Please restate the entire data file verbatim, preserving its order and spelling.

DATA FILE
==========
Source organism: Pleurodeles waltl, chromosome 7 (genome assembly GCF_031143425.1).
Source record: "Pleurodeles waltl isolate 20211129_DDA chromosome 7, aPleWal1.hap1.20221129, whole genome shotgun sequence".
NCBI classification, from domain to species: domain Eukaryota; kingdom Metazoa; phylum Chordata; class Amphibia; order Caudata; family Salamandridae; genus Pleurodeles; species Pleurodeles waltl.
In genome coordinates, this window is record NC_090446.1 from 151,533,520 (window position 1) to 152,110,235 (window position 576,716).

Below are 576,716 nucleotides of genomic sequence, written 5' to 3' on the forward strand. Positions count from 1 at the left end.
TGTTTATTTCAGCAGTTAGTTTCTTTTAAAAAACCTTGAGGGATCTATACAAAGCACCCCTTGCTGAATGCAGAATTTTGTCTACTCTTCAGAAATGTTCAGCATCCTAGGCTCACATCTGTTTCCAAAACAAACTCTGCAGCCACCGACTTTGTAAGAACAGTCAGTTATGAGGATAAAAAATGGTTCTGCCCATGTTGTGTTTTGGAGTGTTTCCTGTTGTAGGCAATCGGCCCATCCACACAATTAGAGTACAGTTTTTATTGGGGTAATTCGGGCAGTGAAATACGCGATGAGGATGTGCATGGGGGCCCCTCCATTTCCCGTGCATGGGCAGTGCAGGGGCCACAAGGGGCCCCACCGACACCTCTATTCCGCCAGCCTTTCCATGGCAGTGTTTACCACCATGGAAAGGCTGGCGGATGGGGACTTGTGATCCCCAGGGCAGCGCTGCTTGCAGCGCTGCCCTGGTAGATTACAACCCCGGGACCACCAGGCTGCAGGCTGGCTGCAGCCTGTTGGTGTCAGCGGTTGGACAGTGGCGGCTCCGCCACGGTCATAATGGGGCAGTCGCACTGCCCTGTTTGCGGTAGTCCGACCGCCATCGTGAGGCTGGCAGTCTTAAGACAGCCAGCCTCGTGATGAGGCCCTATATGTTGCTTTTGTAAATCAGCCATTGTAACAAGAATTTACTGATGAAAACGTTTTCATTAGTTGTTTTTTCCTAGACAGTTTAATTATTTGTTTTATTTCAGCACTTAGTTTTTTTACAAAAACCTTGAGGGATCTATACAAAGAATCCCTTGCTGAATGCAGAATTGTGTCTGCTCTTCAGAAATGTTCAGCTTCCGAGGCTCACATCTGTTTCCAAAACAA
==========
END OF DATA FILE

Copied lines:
Source organism: Pleurodeles waltl, chromosome 7 (genome assembly GCF_031143425.1).
Source record: "Pleurodeles waltl isolate 20211129_DDA chromosome 7, aPleWal1.hap1.20221129, whole genome shotgun sequence".
NCBI classification, from domain to species: domain Eukaryota; kingdom Metazoa; phylum Chordata; class Amphibia; order Caudata; family Salamandridae; genus Pleurodeles; species Pleurodeles waltl.
In genome coordinates, this window is record NC_090446.1 from 151,533,520 (window position 1) to 152,110,235 (window position 576,716).

Below are 576,716 nucleotides of genomic sequence, written 5' to 3' on the forward strand. Positions count from 1 at the left end.
TGTTTATTTCAGCAGTTAGTTTCTTTTAAAAAACCTTGAGGGATCTATACAAAGCACCCCTTGCTGAATGCAGAATTTTGTCTACTCTTCAGAAATGTTCAGCATCCTAGGCTCACATCTGTTTCCAAAACAAACTCTGCAGCCACCGACTTTGTAAGAACAGTCAGTTATGAGGATAAAAAATGGTTCTGCCCATGTTGTGTTTTGGAGTGTTTCCTGTTGTAGGCAATCGGCCCATCCACACAATTAGAGTACAGTTTTTATTGGGGTAATTCGGGCAGTGAAATACGCGATGAGGATGTGCATGGGGGCCCCTCCATTTCCCGTGCATGGGCAGTGCAGGGGCCACAAGGGGCCCCACCGACACCTCTATTCCGCCAGCCTTTCCATGGCAGTGTTTACCACCATGGAAAGGCTGGCGGATGGGGACTTGTGATCCCCAGGGCAGCGCTGCTTGCAGCGCTGCCCTGGTAGATTACAACCCCGGGACCACCAGGCTGCAGGCTGGCTGCAGCCTGTTGGTGTCAGCGGTTGGACAGTGGCGGCTCCGCCACGGTCATAATGGGGCAGTCGCACTGCCCTGTTTGCGGTAGTCCGACCGCCATCGTGAGGCTGGCAGTCTTAAGACAGCCAGCCTCGTGATGAGGCCCTATATGTTGCTTTTGTAAATCAGCCATTGTAACAAGAATTTACTGATGAAAACGTTTTCATTAGTTGTTTTTTCCTAGACAGTTTAATTATTTGTTTTATTTCAGCACTTAGTTTTTTTACAAAAACCTTGAGGGATCTATACAAAGAATCCCTTGCTGAATGCAGAATTGTGTCTGCTCTTCAGAAATGTTCAGCTTCCGAGGCTCACATCTGTTTCCAAAACAA